The current state of cybersecurity for business


Two ways businesses can improve their cybersecurity processes and help to lower their chances of facing a cyberattack.

24 March 202312 mins
The current state of cybersecurity for small businesses

"Cybercrime is the greatest threat to every company in the world."

Since former IBM Chairman, President and CEO Ginny Rometty said this in 2015, global cybercrime costs that were once $3 trillion per year are expected to reach $10.4T annually by 2025 - a 15% growth rate every year.

Whether it's malware, phishing, ransomware or stolen hardware, cyberattacks happen and unfortunately are something all businesses must be prepared to defend against, especially small businesses.

In a recent study, Iron Mountain found that more than 90% of small business owners have someone responsible for their cybersecurity. This included 32% managing it themselves, 21% having a dedicated cybersecurity employee and 25% relying on an external IT company.

Additionally, 91% of respondents are confident in these current processes. However, 25% of the respondents still underwent a cyberattack.

Through our survey findings, we were able to identify two ways small businesses can improve their cybersecurity processes and help to lower their chances of facing a cyberattack.

Look out for your employee, tax and customer information

Of the small businesses that faced an attack, our survey found 40% were targeted for employee records, 35% for tax records, 30% for customer records and 2 8% for personal identifiable information (PII).

To better protect this commonly targeted information, conduct a data audit to determine what information you have, pinpoint the most valuable assets and know where these records live.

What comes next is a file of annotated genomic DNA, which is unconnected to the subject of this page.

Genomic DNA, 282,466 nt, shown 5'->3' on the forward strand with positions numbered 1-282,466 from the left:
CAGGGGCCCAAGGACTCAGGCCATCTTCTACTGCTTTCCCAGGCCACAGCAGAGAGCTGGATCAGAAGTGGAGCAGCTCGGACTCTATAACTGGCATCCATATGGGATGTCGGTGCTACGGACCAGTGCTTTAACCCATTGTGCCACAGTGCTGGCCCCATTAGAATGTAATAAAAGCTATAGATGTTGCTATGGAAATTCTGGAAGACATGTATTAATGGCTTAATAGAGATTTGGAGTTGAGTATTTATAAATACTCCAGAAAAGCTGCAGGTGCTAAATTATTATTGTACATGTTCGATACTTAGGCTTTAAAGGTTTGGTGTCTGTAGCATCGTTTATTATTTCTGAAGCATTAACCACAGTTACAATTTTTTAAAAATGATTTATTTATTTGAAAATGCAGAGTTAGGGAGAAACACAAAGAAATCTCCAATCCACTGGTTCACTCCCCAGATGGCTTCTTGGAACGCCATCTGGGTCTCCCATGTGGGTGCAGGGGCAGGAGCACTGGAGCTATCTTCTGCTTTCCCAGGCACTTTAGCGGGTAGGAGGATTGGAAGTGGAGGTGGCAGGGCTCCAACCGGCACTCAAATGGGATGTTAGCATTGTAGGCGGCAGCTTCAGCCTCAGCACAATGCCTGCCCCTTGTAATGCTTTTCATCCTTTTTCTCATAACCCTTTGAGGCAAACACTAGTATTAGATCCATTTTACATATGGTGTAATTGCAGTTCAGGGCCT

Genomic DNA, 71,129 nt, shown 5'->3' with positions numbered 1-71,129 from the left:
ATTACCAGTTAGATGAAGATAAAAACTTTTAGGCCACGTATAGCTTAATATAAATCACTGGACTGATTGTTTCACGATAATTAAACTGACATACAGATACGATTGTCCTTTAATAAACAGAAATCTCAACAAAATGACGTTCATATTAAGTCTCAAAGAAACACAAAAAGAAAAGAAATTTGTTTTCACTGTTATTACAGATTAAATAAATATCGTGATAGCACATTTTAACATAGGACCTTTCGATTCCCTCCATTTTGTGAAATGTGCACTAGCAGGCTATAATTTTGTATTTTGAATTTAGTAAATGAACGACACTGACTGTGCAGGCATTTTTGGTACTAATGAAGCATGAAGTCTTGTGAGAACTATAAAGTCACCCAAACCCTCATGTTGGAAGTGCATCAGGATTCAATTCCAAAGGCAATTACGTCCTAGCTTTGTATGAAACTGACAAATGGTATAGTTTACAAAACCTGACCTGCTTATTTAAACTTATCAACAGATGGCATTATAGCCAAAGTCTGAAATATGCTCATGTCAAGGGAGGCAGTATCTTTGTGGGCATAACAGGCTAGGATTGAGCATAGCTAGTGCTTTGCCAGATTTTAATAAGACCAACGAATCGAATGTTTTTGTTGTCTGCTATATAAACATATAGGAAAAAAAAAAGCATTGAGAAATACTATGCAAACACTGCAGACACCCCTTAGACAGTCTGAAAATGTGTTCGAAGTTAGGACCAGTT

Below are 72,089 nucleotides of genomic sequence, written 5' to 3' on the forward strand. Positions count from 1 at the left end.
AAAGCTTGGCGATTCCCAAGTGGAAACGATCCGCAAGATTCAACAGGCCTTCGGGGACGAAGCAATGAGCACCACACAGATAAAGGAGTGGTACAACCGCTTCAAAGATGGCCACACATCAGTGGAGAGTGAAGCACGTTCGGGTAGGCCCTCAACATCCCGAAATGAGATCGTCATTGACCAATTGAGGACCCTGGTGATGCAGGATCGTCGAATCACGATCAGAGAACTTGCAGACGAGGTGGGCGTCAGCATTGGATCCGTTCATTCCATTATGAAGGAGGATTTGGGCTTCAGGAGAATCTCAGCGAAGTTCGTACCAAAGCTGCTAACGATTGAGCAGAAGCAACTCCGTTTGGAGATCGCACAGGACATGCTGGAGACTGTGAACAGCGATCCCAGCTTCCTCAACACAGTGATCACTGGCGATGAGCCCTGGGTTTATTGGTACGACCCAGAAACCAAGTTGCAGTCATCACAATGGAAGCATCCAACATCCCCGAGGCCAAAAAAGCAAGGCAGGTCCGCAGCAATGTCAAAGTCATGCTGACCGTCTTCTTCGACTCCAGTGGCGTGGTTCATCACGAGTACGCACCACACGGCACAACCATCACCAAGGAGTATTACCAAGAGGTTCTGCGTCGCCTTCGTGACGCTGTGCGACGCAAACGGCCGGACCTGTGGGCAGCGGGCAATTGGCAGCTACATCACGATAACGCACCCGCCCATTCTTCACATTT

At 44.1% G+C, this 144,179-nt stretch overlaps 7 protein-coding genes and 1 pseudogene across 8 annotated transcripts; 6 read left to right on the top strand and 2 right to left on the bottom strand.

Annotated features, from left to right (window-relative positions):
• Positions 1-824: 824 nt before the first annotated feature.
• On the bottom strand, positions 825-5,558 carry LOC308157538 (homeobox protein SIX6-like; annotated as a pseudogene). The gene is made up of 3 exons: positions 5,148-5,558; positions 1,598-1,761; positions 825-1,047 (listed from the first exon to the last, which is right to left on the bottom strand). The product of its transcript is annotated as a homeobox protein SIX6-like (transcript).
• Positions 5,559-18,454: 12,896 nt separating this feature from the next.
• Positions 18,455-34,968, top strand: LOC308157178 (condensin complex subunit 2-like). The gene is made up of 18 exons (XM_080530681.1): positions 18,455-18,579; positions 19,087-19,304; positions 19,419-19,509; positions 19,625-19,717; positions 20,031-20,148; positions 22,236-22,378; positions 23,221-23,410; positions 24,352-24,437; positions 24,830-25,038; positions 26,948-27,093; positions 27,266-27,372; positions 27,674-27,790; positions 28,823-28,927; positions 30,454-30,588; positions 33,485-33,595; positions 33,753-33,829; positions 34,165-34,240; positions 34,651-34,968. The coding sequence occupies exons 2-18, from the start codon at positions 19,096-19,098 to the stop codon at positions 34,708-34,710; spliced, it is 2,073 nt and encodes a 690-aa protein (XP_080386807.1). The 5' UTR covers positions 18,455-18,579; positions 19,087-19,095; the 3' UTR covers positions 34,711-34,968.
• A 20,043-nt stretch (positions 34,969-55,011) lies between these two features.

Specifically, once you know where the records live, find out if they are located in a secure service, cloud storage area or saved on your computer's hard drive. If saved locally, consider transferring them to a cloud service, as most have security protocols already set in place.

the next step is to ensure your key data, based on where it lives, is updated with the latest and proper security measures. For example, ensure you have a secure firewall in place to monitor unauthorized network traffic as well as updated anti-virus software to protect from malware.

Another important element in a data audit is to determine who has access to your records and implement a dual authentication system. This provides an added level of secure access beyond passwords, allowing only those with approved authority to view sensitive information.

All these elements will allow you to have a more protected system to regularly monitor you data and be better equipped to spot threats and quickly defend against attacks.

Download the full whitepaper to learn more

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